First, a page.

Creating a data-driven and complex systems model of public opinion
Contemporary understanding of public opinion relies on the aggregation of individual opinions (e.g., surveys from polling organizations). However, this neglects the influence of interest groups, political and media elites and social mores, as well as individual variation on dimensions of political knowledge, party identification, ideology, self-interest, group identity, emotion and salient frames of reference, among others.
Using a complex systems framework, Osama Eshera and Chelsea Goforth developed a more multifaceted conceptualization of public opinion, which yielded more fruitful results for questions about public opinion posed by political, non-profit and community organizations.
A complex systems approach also offers fresh insight into the efficacy of computational tools for describing and understanding human behavior. Current methods in opinion dynamics modeling make fatal assumptions about how people formulate opinions and, as such, do not offer much predictive or descriptive utility.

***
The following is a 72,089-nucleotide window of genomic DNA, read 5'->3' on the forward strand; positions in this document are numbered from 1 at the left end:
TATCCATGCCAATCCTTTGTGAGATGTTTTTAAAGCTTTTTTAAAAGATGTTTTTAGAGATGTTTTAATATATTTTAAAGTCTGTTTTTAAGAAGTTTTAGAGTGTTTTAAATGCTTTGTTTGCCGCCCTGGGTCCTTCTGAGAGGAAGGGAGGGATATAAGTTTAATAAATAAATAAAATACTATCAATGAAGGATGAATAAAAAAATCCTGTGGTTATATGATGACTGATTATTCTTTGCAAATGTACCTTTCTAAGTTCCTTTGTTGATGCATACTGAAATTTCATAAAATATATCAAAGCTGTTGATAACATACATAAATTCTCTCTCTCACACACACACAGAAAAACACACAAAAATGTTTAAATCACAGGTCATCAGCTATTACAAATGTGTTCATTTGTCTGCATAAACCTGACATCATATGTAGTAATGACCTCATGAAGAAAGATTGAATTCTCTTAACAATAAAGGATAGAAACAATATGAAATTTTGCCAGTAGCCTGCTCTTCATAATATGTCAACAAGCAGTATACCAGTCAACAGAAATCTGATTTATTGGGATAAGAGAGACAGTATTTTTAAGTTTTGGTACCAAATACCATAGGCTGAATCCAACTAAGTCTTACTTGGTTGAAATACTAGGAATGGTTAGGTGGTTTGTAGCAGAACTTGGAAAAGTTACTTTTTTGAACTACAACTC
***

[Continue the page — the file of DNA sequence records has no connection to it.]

Eshera and Goforth’s model was built on first principles elucidated from social science research and remaining true to mathematical foundations of complex systems thinking. In so doing, they modeled a fruitful approach for future collaborations between technical and social scientists.
Osama Eshera is a graduate student in the Department of Systems and Information Engineering. He studies complex systems theory and applies it to social networks via agent-based modeling.
Chelsea Goforth is a PhD student in the Woodrow Wilson Department of Politics. Her research interests are political psychology, public opinion and political behavior in American politics.